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Growing Peppers

Updated: Dec 19, 2019

It’s never too early to be thinking about growing peppers!

It’s never too early to be thinking about growing peppers. Peppers require a long growing season, so if you want to be able to enjoy home grown peppers in the summer, seeds should be started indoors at least 8-10 weeks before they go outside or in the greenhouse. You can purchase young pepper plants from the Garden Centre in the spring, but by starting your own seeds the selection of varieties is much bigger. There is a wide variety of pepper types which vary in size and shape, colour, and flavour and heat. Make sure you read the description on the seed packet to find what you are looking for. There is a good selection of pepper seeds available at the Garden Centre by the start of February. At home we always like to have a variety of different peppers growing in pots.

“ Growing peppers is similar to growing tomatoes."

Growing peppers is similar to growing tomatoes. Start the seeds in either peat pellets or plastic inserts filled with a good quality starter mix. Moisten the starter mix before placing it in the insert. Place 2-3 seeds per pot and cover lightly with starter mix. To help with germination place a plastic dome over the planted pots and place them in a warm area or on a heating mat. Seeds need warm soil temperatures of 25 Celsius to germinate, and moist soil. As soon as the seeds have germinated (10-21 days) remove the plastic dome. Give young seedlings lots of light by placing an adjustable light over them and continue to keep the seedlings warm. When the seedlings have produced their first set of true leaves, they are ready to be thinned out and/or transplanted into individual containers. To grow healthy plants, continue to give them lots of light and fertilize first with a plant starter such as the water soluble 10-52-10 and then switch to an all-purpose 20-20-20. Later when the plants are mature and ready to set flowers, fertilize with a flower/vegetable fertilizer such 12-36-12 or a tomato fertilizer.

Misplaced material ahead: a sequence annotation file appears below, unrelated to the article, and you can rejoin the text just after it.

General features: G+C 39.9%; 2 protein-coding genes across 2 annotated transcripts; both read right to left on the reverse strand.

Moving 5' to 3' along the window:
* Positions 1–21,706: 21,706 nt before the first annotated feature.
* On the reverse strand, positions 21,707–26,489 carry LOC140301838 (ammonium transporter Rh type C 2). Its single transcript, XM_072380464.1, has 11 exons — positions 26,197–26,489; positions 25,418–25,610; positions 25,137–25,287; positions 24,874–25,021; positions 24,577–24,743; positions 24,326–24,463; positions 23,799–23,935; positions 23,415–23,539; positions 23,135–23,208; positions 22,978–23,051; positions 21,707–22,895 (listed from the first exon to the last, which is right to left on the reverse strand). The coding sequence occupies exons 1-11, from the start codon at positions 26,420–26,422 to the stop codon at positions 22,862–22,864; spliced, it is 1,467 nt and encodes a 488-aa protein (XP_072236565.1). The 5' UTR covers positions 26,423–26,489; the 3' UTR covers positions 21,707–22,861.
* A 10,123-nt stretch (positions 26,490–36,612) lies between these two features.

After all threat of frost has passed and the soil temperature is 17 Celsius or more, pepper plants can be planted outdoors. They do very well in large containers that are at least 30x30 cm wide and deep. The nice thing about growing peppers in containers is that the container can be moved into a protected area, when the weather becomes cold, wet, or windy. The best place for peppers to grow is a protected south facing area where temperatures are hot. They also grow well in a greenhouse.

Peppers are relatively low maintenance. They need to be kept evenly moist and fertilized weekly. They can become heavy when they are loaded with fruit, so placing a tomato cage around them will help prevent the branches from breaking. A common pest on peppers is aphids, and these can be controlled by blasting them off with the water hose, or a weekly application of insecticidal soap. A preventive option would be placing yellow sticky strips around the plant at a young age. Aphids are attracted to the colour yellow, but once they are on the pepper plant, they tend not to leave it.

Peppers are harvested when the wall of the pepper feels firm and they have achieved their full size. During the start of the season, pick the fruit as it grows, as this will encourage new fruit, but later in the season, the peppers can be left on the plant longer, allowing them to change colour. Red peppers start off green and mature to red as they age. Red peppers are sweeter and higher in vitamin A and C. When picking peppers use scissors or pruners and cut the pepper from the plant.

If you have never grown peppers before, why not give it a try! They do not require a lot of space and will be quite happy growing on a warm, sunny patio.

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